By: Curtis Dennis Jr May 2003
If you read my article, My First Meet, you'll understand how much I love this sport. I'm proud to admit that I'm one of the few people in my gym who are willing and able to do what needs to be done to achieve my goal in my quest for strength.
Now I must admit that at first I was all for bodybuilding but when I (and I don't know how many times I'll have to tell this story) got beat by a powerlifter in arm wrestling I was immediately hooked on the fact that he was awesomely strong and I knew right then and there that's what I wanted as well. But little did I know that it would completely change me.
For The Sport
I must admit I have bare witnessed to the camaraderie and brotherhood that power lifting represents. That's something that you don't see everywhere. The race, age, and sex barriers are broken the moment someone knows your a powerlifter. A few months ago, I met with a power ifter who was about as driven about power lifting as much as was. And like with other powerlifters I've met, it became a tight friendship.
In powerlifting, everyone wants to help others to be as strong as they can be and that's what it should be about. The unity of brothers and sisters in iron and knowing that fact makes us stronger as a whole. I also witnessed the mentality powerlifters have and that I had it all along. The fact that nothing is impossible and every thing is possible. I've seen it.
With My Own Eyes
I've seen guys like Brent Mikesell who's squatted over 1000 and plans on breaking into the 1100 and guys like Ryan Kennelly who's benched 800. To say that something is impossible to a powerlifter is an exercise in futility. We don't believe it! Telling that to a powerlifter would be setting off an explosion inside of them that will force them to do the inevitable.... achieve the impossible.
Powerlifting is all about dedication, sacrifice, courage, and honor and I'm proud to be of one of that breed. I also see that all powerlifters are warriors because they don't know the meaning of the words..."give up".
Believe me when I say that there are no chains in this world that can bind a powerlifter from his/her destiny.... the impossible. I believe this. I'm now doing things that I never thought possible and the best part about it is that I love it!! I love the fact that I can do things that no one else can do. Recently, I did 700 on rack lockouts (close-grip) and believe it or not I loved every second of it. I told my buddy that I look forward to doing 800 on lockouts.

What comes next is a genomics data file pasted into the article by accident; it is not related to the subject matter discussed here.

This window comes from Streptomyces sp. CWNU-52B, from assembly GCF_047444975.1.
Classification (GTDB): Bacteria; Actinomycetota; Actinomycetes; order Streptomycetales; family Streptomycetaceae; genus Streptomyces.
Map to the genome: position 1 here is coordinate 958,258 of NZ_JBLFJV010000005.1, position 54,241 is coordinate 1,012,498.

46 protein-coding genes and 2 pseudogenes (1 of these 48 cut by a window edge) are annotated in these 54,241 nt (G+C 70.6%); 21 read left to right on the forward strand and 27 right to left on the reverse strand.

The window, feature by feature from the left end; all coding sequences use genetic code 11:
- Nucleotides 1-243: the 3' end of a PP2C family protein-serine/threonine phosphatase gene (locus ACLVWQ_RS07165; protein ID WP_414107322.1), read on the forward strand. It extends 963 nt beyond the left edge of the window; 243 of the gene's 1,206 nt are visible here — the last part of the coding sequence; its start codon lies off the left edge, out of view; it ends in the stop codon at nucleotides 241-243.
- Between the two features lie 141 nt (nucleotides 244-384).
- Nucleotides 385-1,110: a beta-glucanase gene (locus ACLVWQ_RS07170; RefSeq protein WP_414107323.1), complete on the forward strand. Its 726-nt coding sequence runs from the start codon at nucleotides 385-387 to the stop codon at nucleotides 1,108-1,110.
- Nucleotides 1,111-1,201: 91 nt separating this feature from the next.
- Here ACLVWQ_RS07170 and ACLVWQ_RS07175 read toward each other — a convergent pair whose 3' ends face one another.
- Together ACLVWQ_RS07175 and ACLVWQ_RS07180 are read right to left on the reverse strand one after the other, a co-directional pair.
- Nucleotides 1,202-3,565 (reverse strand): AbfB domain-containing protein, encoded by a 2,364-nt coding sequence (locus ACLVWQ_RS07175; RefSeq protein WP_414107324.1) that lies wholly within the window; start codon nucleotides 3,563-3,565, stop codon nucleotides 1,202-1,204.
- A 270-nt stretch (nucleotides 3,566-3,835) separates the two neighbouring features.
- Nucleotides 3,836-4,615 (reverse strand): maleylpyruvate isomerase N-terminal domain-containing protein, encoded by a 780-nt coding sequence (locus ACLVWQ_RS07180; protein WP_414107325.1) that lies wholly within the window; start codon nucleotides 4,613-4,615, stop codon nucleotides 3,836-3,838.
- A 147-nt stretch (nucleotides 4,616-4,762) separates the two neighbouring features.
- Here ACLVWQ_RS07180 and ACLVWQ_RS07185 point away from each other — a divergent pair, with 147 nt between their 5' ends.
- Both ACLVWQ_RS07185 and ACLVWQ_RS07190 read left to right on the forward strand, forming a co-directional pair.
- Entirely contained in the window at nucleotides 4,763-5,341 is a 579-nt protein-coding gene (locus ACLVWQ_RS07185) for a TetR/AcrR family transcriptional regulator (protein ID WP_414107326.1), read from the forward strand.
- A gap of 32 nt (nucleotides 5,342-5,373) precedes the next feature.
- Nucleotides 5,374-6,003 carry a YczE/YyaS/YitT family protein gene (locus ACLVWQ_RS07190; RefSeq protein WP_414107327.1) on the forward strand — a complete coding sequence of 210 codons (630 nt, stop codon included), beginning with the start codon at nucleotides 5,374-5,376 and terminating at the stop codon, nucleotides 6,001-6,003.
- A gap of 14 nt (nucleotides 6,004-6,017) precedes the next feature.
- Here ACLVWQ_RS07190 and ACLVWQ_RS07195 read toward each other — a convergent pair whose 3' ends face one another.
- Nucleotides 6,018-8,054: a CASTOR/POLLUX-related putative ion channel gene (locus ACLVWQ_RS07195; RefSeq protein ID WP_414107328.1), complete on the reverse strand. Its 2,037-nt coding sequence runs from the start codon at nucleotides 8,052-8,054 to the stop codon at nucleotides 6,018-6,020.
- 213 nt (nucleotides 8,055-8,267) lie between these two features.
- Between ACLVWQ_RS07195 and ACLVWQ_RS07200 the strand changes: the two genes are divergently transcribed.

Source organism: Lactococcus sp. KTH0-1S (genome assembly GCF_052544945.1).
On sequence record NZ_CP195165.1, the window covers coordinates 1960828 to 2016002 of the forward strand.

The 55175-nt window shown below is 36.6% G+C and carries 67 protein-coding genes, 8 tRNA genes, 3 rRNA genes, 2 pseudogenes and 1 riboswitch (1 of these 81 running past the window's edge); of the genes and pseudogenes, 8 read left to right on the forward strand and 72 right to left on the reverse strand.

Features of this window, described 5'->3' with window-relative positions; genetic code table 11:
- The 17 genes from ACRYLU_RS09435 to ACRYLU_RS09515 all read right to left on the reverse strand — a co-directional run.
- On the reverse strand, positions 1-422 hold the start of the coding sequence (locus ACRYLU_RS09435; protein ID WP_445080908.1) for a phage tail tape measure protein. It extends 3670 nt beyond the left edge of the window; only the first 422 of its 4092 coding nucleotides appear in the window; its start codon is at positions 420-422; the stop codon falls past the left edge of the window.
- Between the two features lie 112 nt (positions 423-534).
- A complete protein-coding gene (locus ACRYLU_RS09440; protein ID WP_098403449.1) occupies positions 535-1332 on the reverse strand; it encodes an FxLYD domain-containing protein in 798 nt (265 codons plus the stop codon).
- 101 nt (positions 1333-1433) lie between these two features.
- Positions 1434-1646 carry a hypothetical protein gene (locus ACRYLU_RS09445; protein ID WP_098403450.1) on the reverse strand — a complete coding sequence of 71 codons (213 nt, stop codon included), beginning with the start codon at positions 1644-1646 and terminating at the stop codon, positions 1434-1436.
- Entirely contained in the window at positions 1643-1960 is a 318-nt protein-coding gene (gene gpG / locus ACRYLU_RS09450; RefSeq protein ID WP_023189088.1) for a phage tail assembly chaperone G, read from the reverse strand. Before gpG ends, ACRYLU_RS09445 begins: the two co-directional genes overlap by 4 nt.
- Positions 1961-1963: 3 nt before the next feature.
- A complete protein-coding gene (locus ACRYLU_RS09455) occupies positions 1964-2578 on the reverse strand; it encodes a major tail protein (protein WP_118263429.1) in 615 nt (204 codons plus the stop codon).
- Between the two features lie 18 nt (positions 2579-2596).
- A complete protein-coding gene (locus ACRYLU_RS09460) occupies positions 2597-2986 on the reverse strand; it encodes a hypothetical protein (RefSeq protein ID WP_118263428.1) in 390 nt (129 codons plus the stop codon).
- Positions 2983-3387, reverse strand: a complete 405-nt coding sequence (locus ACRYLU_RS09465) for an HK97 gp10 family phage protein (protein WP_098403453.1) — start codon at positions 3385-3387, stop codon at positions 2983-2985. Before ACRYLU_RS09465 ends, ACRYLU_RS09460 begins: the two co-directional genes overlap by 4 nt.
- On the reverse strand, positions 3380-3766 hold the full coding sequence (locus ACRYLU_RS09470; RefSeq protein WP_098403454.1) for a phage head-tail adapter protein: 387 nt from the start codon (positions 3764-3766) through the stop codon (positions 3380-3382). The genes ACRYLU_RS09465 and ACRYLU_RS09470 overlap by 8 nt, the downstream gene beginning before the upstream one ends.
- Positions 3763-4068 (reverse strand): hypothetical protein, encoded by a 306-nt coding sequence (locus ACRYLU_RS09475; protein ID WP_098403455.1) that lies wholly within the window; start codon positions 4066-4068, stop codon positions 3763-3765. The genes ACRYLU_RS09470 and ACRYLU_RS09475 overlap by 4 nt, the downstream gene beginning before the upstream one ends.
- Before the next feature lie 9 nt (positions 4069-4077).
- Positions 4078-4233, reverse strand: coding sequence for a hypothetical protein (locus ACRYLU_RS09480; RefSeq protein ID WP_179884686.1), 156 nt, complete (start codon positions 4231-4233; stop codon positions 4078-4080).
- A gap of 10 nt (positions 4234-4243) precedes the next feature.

I couldn't believe that I could do that, but now that I know, the sky's the limit. That's what powerlifting is all about. Sure there's pain involved (bench shirts, suits, etc.) But in my case its all worth it. Ask me if I would do 15 sets in my bench shirt again that day and my answer would be… YES!
Powerlifters are addicted to strength in every sense. They are drawn to others like themselves and I've seen this over and over again. When people ask me why I compete? There's no prize money involved . . . what do I get out of it? And I tell them this...
It's all about putting it on the line and going for it. You hear about that one kid who benched 400 in his basement . . . but bring him to a meet for a real test and see what he's made of. You know... get it in the books for crying out loud!!! Going to a meet to me means proving your dedication, honor, and courage and not to mention strength as well. And regardless if you lose or win, you'll have the respect of some of the strongest men you'll ever know... powerlifters.
While I was working at the gym, I've tried to get guys to put up or shut up so many times. I almost got one. This kid wanted to compete and I've told him so much about the sport. He gets to revue of the meet and . . . decides not to do it. I admit it was a downer to see him do that but his buddy that came with him that day wasn't planning on doing the meet and did the bench only.
I remembered him benching 275 @ 128 in the gym and only got 225 @ 128. Even though it wasn't what he wanted, he sure did get the respect of every powerlifter there who had years of experience. I mean, that's very impressive at his weight!
Ok, to make a point here.... I'm very proud to be a powerlifter. When people ask me what do I lift weights for, I tell them one thing . . . powerlifting. I'm very proud of the fact that I can do most things people my age couldn't do as far as discipline, honor, and dedication. You'll have to have some if you trained at 4:00am in the morning! But I do it because I'm on a quest of strength and not even sleep is going to stop me.
Not to mention some of my best workouts were done at 4am! All those bruises and scrapes I have from lifting and putting on equipment . . . I'm damn proud to have those! So think about this article when you come across a powerlifter or someone carrying a lot of chalk, powder, board, bands, etc… You think about their quest and what they honor! And then.... give them that respect.
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